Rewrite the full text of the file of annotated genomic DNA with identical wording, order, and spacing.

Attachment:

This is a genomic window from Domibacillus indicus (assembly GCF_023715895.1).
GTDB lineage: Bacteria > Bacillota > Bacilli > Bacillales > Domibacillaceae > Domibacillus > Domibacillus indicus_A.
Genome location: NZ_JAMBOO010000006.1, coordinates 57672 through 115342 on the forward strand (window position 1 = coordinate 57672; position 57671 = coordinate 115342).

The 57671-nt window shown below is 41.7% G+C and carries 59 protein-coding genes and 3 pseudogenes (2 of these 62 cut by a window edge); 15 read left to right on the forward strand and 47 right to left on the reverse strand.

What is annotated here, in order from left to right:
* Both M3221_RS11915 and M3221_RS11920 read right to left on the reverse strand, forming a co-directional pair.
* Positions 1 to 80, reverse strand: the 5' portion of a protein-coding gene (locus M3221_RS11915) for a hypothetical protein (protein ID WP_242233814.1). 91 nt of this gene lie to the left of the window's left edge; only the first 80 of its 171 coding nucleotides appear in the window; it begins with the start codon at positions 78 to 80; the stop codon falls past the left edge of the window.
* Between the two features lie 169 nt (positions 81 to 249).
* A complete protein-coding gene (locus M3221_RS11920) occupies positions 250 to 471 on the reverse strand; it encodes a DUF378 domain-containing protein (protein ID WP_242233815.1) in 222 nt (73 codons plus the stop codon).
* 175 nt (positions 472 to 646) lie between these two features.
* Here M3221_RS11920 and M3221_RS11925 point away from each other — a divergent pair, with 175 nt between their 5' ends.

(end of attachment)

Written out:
This is a genomic window from Domibacillus indicus (assembly GCF_023715895.1).
GTDB lineage: Bacteria > Bacillota > Bacilli > Bacillales > Domibacillaceae > Domibacillus > Domibacillus indicus_A.
Genome location: NZ_JAMBOO010000006.1, coordinates 57672 through 115342 on the forward strand (window position 1 = coordinate 57672; position 57671 = coordinate 115342).

The 57671-nt window shown below is 41.7% G+C and carries 59 protein-coding genes and 3 pseudogenes (2 of these 62 cut by a window edge); 15 read left to right on the forward strand and 47 right to left on the reverse strand.

What is annotated here, in order from left to right:
* Both M3221_RS11915 and M3221_RS11920 read right to left on the reverse strand, forming a co-directional pair.
* Positions 1 to 80, reverse strand: the 5' portion of a protein-coding gene (locus M3221_RS11915) for a hypothetical protein (protein ID WP_242233814.1). 91 nt of this gene lie to the left of the window's left edge; only the first 80 of its 171 coding nucleotides appear in the window; it begins with the start codon at positions 78 to 80; the stop codon falls past the left edge of the window.
* Between the two features lie 169 nt (positions 81 to 249).
* A complete protein-coding gene (locus M3221_RS11920) occupies positions 250 to 471 on the reverse strand; it encodes a DUF378 domain-containing protein (protein ID WP_242233815.1) in 222 nt (73 codons plus the stop codon).
* 175 nt (positions 472 to 646) lie between these two features.
* Here M3221_RS11920 and M3221_RS11925 point away from each other — a divergent pair, with 175 nt between their 5' ends.